Podcast by Dr. Bjorn Mercer, DMA, Department Chair, Communication and World Languages and
Dr. Stacey Malinowski, Associate Dean, School of Health Sciences
Sepsis is actually the number one healthcare cost in the United States and can be very deadly and difficult to treat. In this episode, Dr. Bjorn Mercer talks to APU’s Dr. Stacey Malinowski, who has spent more than 20 years as a nurse, about sepsis awareness, prevention, recognition and treatment. Learn how sepsis, which is when the body has an overwhelming systemic response to an infection can be identified early. Learn how the pneumonic “TIME” can help people recognize the signs of sepsis so it can be treated immediately.
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Dr. Bjorn Mercer: Hello. My name is Dr. Bjorn Mercer, and today we’re talking with Dr. Stacey Malinowski, Associate Dean in the School of Health Sciences. And today we’re talking about sepsis awareness. Welcome, Stacy.
Dr. Stacey Malinowski: Hi Bjorn. Thank you for having me.
Dr. Bjorn Mercer: Excellent. Important topic, so let’s just jump into it. So what is sepsis and why should we be talking about it today?
Dr. Stacey Malinowski: That’s a great question. So, most people don’t know what it is. So sepsis is actually your body’s response to an infection, but it’s like your body’s response to an infection on steroids, okay? It is this overwhelming systemic response, it infects all of your body systems and it’s actually the number one healthcare cost in the United States, like $65 billion a year. And it has a very high mortality rate, like four out of every 10 people who develop sepsis, unfortunately, die from it but it’s something that nobody knows about.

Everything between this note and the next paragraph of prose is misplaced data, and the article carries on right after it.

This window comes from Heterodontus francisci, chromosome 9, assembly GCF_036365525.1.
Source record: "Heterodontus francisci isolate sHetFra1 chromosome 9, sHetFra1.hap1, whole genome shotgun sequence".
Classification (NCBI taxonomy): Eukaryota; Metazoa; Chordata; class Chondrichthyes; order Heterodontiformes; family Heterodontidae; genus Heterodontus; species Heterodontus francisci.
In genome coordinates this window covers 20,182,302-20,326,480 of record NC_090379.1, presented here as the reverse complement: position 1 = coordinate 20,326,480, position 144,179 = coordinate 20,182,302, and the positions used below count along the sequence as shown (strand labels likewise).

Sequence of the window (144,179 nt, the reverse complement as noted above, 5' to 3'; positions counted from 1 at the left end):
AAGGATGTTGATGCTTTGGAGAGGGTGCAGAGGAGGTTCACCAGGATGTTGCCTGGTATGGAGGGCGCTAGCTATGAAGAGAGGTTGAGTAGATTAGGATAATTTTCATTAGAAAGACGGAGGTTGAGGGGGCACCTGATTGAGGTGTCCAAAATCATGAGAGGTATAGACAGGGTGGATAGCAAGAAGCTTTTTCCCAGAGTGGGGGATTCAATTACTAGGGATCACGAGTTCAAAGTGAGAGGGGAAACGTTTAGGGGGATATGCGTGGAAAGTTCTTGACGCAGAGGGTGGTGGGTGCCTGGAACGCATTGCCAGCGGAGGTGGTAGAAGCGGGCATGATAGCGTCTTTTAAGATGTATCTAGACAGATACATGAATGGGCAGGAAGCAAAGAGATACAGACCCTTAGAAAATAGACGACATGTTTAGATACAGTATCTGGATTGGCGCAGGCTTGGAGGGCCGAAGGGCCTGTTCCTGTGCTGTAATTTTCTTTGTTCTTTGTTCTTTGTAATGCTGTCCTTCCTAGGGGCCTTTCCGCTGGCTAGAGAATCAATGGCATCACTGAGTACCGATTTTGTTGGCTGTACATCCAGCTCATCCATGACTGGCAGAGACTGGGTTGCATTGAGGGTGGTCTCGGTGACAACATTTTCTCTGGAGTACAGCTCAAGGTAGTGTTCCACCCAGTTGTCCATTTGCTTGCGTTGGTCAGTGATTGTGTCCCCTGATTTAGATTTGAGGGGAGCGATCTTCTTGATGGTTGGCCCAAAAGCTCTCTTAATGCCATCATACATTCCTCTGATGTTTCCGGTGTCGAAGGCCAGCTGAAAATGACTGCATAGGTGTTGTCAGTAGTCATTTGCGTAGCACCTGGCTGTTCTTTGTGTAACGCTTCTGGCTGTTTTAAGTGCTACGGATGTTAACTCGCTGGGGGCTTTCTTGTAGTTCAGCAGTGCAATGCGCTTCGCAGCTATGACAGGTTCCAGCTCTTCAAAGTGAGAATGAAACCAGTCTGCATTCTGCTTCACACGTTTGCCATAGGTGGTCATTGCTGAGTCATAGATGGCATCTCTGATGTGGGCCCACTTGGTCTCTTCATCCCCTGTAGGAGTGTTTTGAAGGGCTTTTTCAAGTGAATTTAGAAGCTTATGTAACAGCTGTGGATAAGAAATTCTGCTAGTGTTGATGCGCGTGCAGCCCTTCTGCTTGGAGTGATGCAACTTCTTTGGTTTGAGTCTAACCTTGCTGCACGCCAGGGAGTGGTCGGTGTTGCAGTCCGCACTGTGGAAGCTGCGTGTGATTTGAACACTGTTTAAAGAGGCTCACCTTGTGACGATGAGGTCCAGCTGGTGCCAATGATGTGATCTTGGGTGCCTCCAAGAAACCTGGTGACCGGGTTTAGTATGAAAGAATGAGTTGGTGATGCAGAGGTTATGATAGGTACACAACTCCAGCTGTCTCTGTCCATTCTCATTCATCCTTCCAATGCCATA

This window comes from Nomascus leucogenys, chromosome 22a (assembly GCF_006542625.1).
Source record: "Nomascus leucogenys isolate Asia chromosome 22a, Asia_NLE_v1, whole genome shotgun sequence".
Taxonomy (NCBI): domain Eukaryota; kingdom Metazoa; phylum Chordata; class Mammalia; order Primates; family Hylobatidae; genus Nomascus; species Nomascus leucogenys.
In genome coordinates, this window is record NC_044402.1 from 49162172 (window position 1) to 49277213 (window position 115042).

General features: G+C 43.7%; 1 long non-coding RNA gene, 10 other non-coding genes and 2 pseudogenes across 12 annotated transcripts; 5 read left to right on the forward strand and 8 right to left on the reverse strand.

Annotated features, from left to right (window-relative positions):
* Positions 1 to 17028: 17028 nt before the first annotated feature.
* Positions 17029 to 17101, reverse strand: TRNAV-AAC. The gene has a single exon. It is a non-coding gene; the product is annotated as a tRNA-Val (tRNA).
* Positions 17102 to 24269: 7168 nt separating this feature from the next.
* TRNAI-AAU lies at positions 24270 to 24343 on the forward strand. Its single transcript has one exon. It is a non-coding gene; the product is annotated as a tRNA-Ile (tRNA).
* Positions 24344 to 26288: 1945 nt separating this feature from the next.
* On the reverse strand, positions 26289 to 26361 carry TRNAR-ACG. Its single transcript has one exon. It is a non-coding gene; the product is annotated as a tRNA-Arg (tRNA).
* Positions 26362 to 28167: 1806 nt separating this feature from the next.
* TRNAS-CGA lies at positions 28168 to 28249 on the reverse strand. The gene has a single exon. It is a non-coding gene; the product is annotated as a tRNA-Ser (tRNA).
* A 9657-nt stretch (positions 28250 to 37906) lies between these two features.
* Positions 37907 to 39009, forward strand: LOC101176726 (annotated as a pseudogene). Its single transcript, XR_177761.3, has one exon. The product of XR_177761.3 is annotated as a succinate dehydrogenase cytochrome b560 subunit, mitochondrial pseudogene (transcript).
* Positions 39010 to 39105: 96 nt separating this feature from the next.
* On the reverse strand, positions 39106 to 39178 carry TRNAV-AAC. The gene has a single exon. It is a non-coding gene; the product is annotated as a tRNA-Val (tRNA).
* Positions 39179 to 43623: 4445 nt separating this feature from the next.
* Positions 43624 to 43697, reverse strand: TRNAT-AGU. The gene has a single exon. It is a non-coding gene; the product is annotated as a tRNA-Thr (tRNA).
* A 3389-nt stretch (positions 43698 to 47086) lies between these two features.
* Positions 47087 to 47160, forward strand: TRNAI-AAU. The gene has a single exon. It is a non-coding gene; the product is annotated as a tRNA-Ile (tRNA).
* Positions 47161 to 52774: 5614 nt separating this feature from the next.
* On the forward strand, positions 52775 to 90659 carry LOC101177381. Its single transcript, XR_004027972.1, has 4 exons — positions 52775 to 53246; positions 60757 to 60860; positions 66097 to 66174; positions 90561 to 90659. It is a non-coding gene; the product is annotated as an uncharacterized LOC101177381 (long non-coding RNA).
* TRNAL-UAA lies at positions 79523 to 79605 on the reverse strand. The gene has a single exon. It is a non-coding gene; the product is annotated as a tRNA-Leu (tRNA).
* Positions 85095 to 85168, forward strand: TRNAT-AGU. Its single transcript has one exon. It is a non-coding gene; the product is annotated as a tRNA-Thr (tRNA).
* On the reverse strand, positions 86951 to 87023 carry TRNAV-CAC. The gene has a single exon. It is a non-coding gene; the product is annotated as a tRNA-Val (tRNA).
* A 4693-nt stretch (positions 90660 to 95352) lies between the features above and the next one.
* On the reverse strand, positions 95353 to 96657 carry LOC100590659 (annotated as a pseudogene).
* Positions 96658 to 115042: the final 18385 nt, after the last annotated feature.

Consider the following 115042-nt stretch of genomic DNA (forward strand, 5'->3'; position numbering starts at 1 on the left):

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Dr. Bjorn Mercer: And, from our conversation you said it’s preventable. And so how can people reduce their chances of developing sepsis from an infection?
Dr. Stacey Malinowski: So, what happens is you start off with your infection. This could be any kind of infection, it could be bacterial, a parasite, it could be a virus, and your body can’t fight it effectively. So, the main strategy is to do those simple things you would do to prevent any type of infection. So, we’re talking very basic good hand hygiene, kill those bacterias, getting vaccinated to prevent viral infections.
If you do have an infection and see the doctor and they give you antibiotics, I cannot stress the importance enough of finishing the whole course of antibiotics because if you don’t, that infection can come back worse and it can lead to sepsis.
If you go to the doctor and they tell you have a viral infection, please do not ask them for antibiotics because it won’t work and it’s not going to help. So, good hand hygiene, getting vaccinated, seeking medical attention when you do have an infection that needs medical assistance, those are just some of the things we can do to prevent sepsis from occurring.
Dr. Bjorn Mercer: And that’s excellent. And this is a layman question: Are you more likely to get sepsis in the hospital or at home as you’re fighting something? Or does it not matter?